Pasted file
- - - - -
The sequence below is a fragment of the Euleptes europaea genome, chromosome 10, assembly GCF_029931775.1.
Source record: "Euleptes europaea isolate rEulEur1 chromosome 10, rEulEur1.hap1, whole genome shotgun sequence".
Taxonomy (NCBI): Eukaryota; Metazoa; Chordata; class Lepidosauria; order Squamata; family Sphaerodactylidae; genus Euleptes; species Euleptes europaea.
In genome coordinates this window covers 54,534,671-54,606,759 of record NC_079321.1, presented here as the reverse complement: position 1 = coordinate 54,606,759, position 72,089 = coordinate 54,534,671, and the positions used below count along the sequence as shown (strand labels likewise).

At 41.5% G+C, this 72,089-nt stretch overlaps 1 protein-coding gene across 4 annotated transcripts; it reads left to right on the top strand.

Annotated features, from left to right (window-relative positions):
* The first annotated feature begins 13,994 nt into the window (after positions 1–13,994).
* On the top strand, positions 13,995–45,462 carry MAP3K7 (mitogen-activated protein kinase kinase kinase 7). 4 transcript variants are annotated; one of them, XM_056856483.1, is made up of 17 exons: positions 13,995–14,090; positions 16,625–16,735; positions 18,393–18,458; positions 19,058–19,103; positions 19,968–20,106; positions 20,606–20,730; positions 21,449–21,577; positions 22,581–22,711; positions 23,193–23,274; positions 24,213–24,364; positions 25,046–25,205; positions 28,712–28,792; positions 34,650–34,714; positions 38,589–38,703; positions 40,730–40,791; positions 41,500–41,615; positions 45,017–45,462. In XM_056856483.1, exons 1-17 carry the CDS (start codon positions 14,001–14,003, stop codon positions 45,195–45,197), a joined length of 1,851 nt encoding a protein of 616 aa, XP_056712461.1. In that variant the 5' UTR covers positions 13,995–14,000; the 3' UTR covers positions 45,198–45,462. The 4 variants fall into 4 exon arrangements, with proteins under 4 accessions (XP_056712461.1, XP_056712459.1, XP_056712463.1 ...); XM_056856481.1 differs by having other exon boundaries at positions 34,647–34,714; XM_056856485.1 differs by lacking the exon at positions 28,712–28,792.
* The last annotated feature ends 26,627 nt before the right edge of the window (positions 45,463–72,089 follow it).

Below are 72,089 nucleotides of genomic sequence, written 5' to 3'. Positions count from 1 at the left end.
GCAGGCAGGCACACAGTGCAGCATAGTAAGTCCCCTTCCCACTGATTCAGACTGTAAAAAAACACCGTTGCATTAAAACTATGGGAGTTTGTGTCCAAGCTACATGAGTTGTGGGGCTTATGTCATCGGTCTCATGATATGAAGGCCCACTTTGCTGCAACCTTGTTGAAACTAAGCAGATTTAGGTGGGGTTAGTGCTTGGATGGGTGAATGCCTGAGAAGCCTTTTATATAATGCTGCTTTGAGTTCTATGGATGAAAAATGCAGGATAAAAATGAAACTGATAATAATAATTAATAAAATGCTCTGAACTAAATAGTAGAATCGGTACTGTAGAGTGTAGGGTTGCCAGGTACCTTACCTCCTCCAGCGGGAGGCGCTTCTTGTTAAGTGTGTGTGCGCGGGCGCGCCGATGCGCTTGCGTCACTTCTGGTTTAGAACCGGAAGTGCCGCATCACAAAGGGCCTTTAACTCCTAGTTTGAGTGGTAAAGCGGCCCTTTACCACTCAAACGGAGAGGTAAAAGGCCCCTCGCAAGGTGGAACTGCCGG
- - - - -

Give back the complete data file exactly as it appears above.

The sequence below is a fragment of the Euleptes europaea genome, chromosome 10, assembly GCF_029931775.1.
Source record: "Euleptes europaea isolate rEulEur1 chromosome 10, rEulEur1.hap1, whole genome shotgun sequence".
Taxonomy (NCBI): Eukaryota; Metazoa; Chordata; class Lepidosauria; order Squamata; family Sphaerodactylidae; genus Euleptes; species Euleptes europaea.
In genome coordinates this window covers 54,534,671-54,606,759 of record NC_079321.1, presented here as the reverse complement: position 1 = coordinate 54,606,759, position 72,089 = coordinate 54,534,671, and the positions used below count along the sequence as shown (strand labels likewise).

At 41.5% G+C, this 72,089-nt stretch overlaps 1 protein-coding gene across 4 annotated transcripts; it reads left to right on the top strand.

Annotated features, from left to right (window-relative positions):
* The first annotated feature begins 13,994 nt into the window (after positions 1–13,994).
* On the top strand, positions 13,995–45,462 carry MAP3K7 (mitogen-activated protein kinase kinase kinase 7). 4 transcript variants are annotated; one of them, XM_056856483.1, is made up of 17 exons: positions 13,995–14,090; positions 16,625–16,735; positions 18,393–18,458; positions 19,058–19,103; positions 19,968–20,106; positions 20,606–20,730; positions 21,449–21,577; positions 22,581–22,711; positions 23,193–23,274; positions 24,213–24,364; positions 25,046–25,205; positions 28,712–28,792; positions 34,650–34,714; positions 38,589–38,703; positions 40,730–40,791; positions 41,500–41,615; positions 45,017–45,462. In XM_056856483.1, exons 1-17 carry the CDS (start codon positions 14,001–14,003, stop codon positions 45,195–45,197), a joined length of 1,851 nt encoding a protein of 616 aa, XP_056712461.1. In that variant the 5' UTR covers positions 13,995–14,000; the 3' UTR covers positions 45,198–45,462. The 4 variants fall into 4 exon arrangements, with proteins under 4 accessions (XP_056712461.1, XP_056712459.1, XP_056712463.1 ...); XM_056856481.1 differs by having other exon boundaries at positions 34,647–34,714; XM_056856485.1 differs by lacking the exon at positions 28,712–28,792.
* The last annotated feature ends 26,627 nt before the right edge of the window (positions 45,463–72,089 follow it).

Below are 72,089 nucleotides of genomic sequence, written 5' to 3'. Positions count from 1 at the left end.
GCAGGCAGGCACACAGTGCAGCATAGTAAGTCCCCTTCCCACTGATTCAGACTGTAAAAAAACACCGTTGCATTAAAACTATGGGAGTTTGTGTCCAAGCTACATGAGTTGTGGGGCTTATGTCATCGGTCTCATGATATGAAGGCCCACTTTGCTGCAACCTTGTTGAAACTAAGCAGATTTAGGTGGGGTTAGTGCTTGGATGGGTGAATGCCTGAGAAGCCTTTTATATAATGCTGCTTTGAGTTCTATGGATGAAAAATGCAGGATAAAAATGAAACTGATAATAATAATTAATAAAATGCTCTGAACTAAATAGTAGAATCGGTACTGTAGAGTGTAGGGTTGCCAGGTACCTTACCTCCTCCAGCGGGAGGCGCTTCTTGTTAAGTGTGTGTGCGCGGGCGCGCCGATGCGCTTGCGTCACTTCTGGTTTAGAACCGGAAGTGCCGCATCACAAAGGGCCTTTAACTCCTAGTTTGAGTGGTAAAGCGGCCCTTTACCACTCAAACGGAGAGGTAAAAGGCCCCTCGCAAGGTGGAACTGCCGG